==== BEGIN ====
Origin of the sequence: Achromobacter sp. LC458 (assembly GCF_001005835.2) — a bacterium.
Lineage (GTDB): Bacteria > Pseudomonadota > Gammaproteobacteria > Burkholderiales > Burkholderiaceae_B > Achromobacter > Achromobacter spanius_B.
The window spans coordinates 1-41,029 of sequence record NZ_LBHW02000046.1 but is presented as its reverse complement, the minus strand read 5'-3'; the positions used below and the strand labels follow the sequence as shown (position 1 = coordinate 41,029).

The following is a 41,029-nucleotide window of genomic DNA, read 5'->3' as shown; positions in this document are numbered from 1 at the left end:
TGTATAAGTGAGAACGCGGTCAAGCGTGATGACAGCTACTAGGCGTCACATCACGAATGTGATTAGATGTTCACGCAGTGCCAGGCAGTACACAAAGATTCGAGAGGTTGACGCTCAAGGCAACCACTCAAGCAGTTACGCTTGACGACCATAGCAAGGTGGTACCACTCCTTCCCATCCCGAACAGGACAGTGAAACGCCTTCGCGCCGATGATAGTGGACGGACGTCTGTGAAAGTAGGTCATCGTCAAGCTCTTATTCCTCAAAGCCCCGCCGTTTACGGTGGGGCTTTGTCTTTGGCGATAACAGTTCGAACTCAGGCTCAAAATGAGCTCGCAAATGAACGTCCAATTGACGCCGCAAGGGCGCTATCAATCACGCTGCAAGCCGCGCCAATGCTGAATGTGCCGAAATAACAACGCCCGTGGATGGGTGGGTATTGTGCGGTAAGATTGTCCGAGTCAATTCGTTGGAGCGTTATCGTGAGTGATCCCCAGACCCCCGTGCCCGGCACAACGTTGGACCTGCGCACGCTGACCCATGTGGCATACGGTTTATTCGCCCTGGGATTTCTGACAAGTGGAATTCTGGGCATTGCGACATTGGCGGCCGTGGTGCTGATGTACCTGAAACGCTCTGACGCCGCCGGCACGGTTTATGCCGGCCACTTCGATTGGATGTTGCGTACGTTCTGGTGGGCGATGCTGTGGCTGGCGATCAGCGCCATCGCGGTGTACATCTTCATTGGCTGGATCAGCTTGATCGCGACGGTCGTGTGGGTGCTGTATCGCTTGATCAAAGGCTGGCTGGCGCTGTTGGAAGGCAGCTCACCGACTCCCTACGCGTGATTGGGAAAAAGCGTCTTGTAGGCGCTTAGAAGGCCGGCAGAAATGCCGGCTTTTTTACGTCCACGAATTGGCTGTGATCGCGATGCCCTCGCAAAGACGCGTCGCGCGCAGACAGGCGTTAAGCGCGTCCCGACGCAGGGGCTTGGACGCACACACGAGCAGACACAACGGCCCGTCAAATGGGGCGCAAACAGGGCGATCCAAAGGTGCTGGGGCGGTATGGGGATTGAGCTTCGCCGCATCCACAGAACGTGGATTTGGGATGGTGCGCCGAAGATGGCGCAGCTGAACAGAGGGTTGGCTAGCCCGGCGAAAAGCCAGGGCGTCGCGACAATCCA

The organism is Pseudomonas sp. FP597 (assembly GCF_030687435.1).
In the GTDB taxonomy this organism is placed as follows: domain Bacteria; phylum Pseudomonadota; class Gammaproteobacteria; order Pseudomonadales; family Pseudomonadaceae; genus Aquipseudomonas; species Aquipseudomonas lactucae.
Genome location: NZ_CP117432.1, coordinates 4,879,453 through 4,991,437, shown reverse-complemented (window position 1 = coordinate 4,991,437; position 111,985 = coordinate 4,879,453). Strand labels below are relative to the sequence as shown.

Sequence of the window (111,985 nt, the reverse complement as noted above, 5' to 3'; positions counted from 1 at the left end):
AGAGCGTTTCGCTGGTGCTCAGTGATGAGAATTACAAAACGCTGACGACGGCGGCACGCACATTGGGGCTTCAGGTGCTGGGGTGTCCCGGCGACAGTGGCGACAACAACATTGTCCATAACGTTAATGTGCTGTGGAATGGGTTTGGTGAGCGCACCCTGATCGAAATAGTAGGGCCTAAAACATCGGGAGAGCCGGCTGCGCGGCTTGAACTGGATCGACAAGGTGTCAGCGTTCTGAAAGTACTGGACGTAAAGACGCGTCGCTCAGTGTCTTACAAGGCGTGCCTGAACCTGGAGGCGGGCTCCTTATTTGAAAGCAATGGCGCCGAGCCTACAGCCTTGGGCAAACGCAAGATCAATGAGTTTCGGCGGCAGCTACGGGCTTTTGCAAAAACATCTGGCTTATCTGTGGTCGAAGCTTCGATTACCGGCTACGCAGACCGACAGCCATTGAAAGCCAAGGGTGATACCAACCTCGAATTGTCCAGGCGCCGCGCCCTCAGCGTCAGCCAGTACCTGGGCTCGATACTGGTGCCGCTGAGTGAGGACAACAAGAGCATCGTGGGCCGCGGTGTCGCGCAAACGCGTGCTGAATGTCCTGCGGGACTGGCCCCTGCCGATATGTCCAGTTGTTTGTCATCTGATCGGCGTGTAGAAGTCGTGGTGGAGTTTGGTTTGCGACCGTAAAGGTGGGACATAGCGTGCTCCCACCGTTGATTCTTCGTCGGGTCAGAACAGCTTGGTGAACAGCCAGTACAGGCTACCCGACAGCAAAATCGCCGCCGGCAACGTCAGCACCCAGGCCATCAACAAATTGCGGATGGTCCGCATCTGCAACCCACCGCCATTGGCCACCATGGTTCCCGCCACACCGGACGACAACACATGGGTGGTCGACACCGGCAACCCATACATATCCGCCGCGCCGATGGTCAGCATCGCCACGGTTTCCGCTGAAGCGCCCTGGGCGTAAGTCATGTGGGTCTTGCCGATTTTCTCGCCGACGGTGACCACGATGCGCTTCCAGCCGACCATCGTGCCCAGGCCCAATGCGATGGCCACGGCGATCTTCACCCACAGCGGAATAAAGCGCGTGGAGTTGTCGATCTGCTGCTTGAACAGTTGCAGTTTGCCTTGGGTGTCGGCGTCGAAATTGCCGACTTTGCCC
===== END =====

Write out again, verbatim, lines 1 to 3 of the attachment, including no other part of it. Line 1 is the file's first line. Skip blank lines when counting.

Origin of the sequence: Achromobacter sp. LC458 (assembly GCF_001005835.2) — a bacterium.
Lineage (GTDB): Bacteria > Pseudomonadota > Gammaproteobacteria > Burkholderiales > Burkholderiaceae_B > Achromobacter > Achromobacter spanius_B.
The window spans coordinates 1-41,029 of sequence record NZ_LBHW02000046.1 but is presented as its reverse complement, the minus strand read 5'-3'; the positions used below and the strand labels follow the sequence as shown (position 1 = coordinate 41,029).